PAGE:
Ayurvedic Properties: Ashwagandha has a bitter and astringent taste, which makes it good for rejuvenation and cleansing. It also has a sweet taste, providing a strong nourishing quality.

Ashwagandha is an exciting herb for so many reasons. To get started, consider one of these simple ingestion methods:

  • For much needed sleep, boil a half-teaspoon of the herb in a cup of milk for a few minutes, and drink about an hour before sleep. Add your favorite sweetener to taste.
  • For rejuvenation and energy, take a teaspoon of ashwagandha with a half-teaspoon of honey and half-teaspoon of ghee (clarified butter). You can repeat this throughout the day.
  • Add ashwagandha to your protein shake for physical strength and repair after a hard workout.
  • Consider the liquid extract form for better digestibility or for faster action, like before a hard task that requires focus and concentration. You can also take ashwagandha in a tablet form.



Translates as “three fruits” 

The combination of haritaki (Terminalia chebula), bibhitaki (Terminalia belerica) and amalaki (Emblica officinalis). 

Good For: Keeping the digestive tract clean and free of toxins, and aiding in proper absorption of nutrients. Simultaneously cleanses and detoxifies while replenishing and nourishing. Triphala also works on the subtle level, supporting digestion of thought and emotions.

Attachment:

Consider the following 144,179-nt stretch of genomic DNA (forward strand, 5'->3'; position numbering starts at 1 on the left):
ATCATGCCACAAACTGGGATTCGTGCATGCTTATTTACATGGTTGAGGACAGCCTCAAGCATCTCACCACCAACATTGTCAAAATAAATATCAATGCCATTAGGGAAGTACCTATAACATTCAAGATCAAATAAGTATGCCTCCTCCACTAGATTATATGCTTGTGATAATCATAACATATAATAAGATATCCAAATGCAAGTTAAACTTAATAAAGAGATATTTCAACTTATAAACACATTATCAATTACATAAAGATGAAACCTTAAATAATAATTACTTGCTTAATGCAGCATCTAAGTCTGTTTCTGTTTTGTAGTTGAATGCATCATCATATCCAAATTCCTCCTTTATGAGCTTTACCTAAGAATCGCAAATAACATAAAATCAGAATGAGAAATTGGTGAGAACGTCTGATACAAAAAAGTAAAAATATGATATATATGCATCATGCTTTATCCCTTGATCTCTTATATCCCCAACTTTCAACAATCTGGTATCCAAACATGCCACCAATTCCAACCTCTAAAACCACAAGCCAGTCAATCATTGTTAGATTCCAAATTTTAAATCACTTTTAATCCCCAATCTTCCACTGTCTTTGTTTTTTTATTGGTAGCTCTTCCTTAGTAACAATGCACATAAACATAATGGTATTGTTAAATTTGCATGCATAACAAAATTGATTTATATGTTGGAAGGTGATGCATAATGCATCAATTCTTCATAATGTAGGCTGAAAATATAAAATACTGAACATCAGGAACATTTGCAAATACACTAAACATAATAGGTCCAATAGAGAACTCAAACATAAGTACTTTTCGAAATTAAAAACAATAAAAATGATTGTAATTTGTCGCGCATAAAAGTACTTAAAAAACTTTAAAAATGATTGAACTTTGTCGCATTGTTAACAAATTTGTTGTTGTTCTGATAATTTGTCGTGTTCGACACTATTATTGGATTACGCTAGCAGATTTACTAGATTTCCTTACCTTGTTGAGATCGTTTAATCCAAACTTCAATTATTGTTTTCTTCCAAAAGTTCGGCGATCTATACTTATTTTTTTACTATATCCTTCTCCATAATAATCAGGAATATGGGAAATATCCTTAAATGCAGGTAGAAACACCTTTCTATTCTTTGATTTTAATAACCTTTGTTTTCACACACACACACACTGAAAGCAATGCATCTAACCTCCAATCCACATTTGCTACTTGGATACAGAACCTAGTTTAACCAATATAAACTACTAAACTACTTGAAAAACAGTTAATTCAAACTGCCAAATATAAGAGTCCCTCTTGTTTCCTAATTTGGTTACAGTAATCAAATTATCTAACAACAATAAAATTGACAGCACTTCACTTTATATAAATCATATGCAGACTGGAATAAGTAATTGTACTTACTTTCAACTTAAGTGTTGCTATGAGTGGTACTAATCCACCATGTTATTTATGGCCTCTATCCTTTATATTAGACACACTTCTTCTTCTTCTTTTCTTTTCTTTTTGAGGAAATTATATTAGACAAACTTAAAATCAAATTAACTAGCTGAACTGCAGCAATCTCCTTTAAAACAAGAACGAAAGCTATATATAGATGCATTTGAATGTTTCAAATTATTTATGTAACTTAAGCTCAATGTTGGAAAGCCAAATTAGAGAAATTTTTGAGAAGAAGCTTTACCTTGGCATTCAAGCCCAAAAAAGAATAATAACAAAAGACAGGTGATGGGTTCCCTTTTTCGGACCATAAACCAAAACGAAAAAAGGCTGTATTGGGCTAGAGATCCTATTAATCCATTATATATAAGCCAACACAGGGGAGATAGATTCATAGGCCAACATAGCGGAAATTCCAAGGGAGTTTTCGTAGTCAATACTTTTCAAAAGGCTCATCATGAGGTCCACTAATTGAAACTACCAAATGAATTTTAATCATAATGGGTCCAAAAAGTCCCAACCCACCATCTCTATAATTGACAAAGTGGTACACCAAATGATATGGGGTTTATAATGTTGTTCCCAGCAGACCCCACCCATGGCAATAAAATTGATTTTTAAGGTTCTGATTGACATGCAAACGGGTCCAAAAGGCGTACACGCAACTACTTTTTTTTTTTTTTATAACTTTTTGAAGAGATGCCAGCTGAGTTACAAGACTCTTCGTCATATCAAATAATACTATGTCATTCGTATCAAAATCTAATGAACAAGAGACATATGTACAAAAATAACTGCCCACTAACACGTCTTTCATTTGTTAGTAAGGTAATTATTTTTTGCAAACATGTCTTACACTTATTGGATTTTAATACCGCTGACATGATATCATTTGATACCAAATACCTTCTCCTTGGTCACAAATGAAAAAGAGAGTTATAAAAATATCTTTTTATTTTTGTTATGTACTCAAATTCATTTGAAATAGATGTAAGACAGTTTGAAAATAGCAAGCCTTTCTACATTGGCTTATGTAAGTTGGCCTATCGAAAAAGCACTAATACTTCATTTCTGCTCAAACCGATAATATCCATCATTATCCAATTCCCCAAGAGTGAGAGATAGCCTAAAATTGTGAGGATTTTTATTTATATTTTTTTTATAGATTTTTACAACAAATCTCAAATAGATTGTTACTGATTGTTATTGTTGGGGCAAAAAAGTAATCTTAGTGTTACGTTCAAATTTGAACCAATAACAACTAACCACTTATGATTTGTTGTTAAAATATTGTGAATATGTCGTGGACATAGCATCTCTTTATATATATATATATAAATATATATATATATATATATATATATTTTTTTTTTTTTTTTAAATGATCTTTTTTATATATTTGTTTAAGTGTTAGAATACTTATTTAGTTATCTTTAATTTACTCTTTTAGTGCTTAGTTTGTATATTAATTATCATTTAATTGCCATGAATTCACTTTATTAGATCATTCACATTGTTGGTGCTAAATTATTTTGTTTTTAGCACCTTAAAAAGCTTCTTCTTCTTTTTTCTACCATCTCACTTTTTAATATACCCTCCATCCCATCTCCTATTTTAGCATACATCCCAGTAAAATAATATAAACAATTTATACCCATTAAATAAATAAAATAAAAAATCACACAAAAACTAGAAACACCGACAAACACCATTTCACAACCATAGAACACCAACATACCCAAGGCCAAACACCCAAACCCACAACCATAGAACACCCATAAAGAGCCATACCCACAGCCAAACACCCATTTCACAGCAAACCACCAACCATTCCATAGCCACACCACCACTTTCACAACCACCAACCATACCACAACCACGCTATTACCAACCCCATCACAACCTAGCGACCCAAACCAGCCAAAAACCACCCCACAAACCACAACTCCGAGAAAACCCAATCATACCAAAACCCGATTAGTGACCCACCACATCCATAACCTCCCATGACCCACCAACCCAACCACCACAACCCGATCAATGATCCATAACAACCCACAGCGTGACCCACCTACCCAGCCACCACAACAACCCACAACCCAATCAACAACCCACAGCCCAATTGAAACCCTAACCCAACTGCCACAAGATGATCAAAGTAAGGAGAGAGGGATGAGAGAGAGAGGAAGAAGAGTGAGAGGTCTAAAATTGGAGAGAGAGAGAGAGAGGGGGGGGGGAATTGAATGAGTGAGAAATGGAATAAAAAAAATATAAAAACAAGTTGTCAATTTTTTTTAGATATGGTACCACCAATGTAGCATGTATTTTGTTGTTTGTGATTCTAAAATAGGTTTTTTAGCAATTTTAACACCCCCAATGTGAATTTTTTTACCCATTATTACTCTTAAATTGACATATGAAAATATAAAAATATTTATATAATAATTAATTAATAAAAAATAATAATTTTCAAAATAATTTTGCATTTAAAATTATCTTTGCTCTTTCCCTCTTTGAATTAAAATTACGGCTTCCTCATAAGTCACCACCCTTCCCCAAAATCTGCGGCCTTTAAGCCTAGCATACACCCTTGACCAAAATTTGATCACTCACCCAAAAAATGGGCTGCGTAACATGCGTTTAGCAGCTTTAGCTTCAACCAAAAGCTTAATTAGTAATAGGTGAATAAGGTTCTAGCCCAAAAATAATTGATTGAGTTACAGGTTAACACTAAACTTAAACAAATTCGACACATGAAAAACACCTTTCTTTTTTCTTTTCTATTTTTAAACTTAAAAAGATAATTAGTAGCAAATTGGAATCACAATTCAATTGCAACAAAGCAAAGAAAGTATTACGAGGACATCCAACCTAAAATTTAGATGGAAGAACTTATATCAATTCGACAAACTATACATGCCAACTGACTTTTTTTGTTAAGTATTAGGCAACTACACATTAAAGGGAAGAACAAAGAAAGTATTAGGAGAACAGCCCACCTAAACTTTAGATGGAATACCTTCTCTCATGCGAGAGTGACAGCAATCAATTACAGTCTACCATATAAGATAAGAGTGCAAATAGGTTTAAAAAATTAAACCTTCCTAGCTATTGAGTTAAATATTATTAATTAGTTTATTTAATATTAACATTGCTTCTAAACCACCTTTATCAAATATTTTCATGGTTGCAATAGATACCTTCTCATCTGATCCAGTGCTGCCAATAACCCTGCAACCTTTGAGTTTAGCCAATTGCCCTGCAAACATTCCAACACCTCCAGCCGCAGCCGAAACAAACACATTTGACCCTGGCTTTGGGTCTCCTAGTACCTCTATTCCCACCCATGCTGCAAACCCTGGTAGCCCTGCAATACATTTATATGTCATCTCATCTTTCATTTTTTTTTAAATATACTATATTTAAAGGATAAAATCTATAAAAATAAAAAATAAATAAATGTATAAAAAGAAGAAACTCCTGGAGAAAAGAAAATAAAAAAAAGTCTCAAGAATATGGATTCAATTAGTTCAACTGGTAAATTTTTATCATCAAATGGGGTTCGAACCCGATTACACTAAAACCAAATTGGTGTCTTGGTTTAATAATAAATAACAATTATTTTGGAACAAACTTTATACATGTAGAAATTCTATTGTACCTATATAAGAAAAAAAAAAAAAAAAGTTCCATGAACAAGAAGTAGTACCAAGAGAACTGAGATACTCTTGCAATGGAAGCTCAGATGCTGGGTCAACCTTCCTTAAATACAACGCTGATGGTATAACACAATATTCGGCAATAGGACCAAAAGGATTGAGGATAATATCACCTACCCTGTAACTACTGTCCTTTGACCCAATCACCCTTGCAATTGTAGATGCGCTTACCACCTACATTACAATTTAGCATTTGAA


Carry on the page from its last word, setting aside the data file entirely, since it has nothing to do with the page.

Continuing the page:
Ayurvedic Properties: Readily moves excess energies (doshas), bringing balance and proper functioning to the entire body. 

There are many ways to use triphala. Choose what best fits your lifestyle and needs.

  • The traditional way of taking triphala is as a tea, which lets you taste the herb fully (the first step in digestion). Steep a half-teaspoon of triphala powder in a cup of hot water for a few minutes, and drink. For a cleansing action take the tea before bed, and for a more rejuvenative action take it upon waking, both on an empty stomach.
  • For an easy, on-the-go solution, take the tablet form before bed or upon wakening. Taking triphala as a liquid extract is also quite efficient, and particularly helpful if you have a weakened digestive system.
  • For a stronger rejuvenative effect (such as when planning for a pregnancy), mix a half-teaspoon of the herb with a half-teaspoon of ghee and honey and take first thing in the morning.

As women, we have so much to offer to the world. Allow the healing and nourishing qualities of these herbs to support you in your path in doing just that. Banyan Botanicals provides organic, fairly-traded, sustainably-sourced Ayurvedic herbs and products, as well as accessible and practical educational content on using an Ayurvedic lifestyle to achieve optimal health and well-being.


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7 years ago

Always love your posts!

7 years ago

I love love love posts like this. I love learning about herbalism, whether ayurveda, Chinese or western! :)

7 years ago

Thanks for sharing!!! Never heard of these herbs, now I need to look them up. Can you do a post about crystals?


Great to read it. Thanks.

5 years ago

can we take all three in capsules form, then how do we go about taking them